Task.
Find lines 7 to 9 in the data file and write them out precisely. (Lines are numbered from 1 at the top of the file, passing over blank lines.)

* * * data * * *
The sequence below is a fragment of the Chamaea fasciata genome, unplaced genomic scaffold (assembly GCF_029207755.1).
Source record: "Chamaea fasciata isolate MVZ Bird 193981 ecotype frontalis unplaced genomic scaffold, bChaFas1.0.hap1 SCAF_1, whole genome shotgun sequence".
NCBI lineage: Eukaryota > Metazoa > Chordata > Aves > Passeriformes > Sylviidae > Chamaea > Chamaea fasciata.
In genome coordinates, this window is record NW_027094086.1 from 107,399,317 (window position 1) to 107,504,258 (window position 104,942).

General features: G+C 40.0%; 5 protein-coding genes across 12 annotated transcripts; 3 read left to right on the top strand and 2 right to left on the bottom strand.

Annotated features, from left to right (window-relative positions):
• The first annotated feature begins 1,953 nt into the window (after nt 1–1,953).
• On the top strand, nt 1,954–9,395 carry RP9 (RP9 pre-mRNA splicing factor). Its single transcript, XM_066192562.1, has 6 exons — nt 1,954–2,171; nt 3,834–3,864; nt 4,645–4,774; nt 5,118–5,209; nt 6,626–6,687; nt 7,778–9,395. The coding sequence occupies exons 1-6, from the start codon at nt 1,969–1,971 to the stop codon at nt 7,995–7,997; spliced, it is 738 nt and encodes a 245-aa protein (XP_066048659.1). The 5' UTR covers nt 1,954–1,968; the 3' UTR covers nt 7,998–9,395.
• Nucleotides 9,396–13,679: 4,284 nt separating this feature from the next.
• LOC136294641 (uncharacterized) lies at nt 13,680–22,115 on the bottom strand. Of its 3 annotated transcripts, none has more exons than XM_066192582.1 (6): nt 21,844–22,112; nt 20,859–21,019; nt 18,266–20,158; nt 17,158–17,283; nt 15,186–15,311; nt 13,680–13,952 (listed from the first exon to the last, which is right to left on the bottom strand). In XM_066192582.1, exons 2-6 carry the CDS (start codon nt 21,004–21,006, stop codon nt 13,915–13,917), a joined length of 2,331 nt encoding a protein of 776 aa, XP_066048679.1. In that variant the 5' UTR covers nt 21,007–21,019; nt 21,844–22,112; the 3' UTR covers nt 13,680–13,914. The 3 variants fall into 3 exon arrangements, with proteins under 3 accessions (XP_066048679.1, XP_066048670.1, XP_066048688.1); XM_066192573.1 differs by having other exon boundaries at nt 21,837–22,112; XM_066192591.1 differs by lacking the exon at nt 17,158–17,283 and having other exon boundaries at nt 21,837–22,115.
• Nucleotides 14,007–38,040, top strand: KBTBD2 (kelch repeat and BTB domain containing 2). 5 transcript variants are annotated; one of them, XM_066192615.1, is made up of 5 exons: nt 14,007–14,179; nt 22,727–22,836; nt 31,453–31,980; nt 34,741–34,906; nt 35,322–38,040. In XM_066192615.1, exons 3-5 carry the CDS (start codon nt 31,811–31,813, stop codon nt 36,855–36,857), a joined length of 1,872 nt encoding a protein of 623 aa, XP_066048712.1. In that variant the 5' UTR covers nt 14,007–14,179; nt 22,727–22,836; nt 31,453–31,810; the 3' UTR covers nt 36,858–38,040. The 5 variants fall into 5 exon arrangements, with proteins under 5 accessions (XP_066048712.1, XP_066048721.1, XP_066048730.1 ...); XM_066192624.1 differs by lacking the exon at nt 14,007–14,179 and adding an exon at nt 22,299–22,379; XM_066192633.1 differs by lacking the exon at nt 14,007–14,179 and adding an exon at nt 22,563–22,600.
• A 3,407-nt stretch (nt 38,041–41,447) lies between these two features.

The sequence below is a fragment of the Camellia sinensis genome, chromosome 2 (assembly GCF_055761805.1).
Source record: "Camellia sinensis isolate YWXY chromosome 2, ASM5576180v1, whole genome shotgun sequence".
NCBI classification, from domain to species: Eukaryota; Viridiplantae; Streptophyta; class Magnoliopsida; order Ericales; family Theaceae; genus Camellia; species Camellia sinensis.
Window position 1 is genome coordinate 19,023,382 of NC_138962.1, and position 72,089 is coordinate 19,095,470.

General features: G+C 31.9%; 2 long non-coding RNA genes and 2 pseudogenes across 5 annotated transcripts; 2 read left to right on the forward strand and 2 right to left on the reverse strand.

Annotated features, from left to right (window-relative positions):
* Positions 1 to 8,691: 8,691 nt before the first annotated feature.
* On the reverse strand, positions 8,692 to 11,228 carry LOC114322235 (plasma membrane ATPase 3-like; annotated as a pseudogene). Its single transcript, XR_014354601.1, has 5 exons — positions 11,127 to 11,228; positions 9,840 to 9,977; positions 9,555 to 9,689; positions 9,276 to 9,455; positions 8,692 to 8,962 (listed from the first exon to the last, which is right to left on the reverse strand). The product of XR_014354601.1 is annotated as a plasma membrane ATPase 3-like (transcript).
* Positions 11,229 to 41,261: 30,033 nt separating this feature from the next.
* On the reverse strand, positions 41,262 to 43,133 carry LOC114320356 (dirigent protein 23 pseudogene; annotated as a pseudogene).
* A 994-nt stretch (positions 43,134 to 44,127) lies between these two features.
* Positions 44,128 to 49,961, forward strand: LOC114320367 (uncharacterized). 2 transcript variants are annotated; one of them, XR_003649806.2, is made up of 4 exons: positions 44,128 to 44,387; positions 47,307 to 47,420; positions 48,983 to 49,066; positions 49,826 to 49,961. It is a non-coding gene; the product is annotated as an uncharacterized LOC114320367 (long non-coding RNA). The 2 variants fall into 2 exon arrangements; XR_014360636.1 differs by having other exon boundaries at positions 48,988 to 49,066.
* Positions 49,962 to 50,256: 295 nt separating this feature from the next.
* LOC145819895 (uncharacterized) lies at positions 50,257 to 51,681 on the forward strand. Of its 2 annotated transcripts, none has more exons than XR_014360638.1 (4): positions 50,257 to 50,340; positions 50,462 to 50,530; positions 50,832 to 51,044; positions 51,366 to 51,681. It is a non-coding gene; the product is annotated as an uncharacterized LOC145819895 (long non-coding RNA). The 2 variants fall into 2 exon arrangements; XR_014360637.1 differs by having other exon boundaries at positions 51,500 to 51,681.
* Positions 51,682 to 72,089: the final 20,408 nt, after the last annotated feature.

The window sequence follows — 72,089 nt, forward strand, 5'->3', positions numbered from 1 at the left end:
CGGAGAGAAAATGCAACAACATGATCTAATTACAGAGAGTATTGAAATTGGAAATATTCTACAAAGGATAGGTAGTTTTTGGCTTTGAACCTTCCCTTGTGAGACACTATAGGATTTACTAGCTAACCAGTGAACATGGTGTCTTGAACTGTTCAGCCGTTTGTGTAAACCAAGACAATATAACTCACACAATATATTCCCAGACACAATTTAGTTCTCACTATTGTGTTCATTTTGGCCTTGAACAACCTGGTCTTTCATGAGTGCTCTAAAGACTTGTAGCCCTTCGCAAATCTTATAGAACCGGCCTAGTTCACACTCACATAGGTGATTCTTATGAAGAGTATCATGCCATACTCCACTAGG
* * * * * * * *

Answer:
• The first annotated feature begins 1,953 nt into the window (after nt 1–1,953).
• On the top strand, nt 1,954–9,395 carry RP9 (RP9 pre-mRNA splicing factor). Its single transcript, XM_066192562.1, has 6 exons — nt 1,954–2,171; nt 3,834–3,864; nt 4,645–4,774; nt 5,118–5,209; nt 6,626–6,687; nt 7,778–9,395. The coding sequence occupies exons 1-6, from the start codon at nt 1,969–1,971 to the stop codon at nt 7,995–7,997; spliced, it is 738 nt and encodes a 245-aa protein (XP_066048659.1). The 5' UTR covers nt 1,954–1,968; the 3' UTR covers nt 7,998–9,395.
• Nucleotides 9,396–13,679: 4,284 nt separating this feature from the next.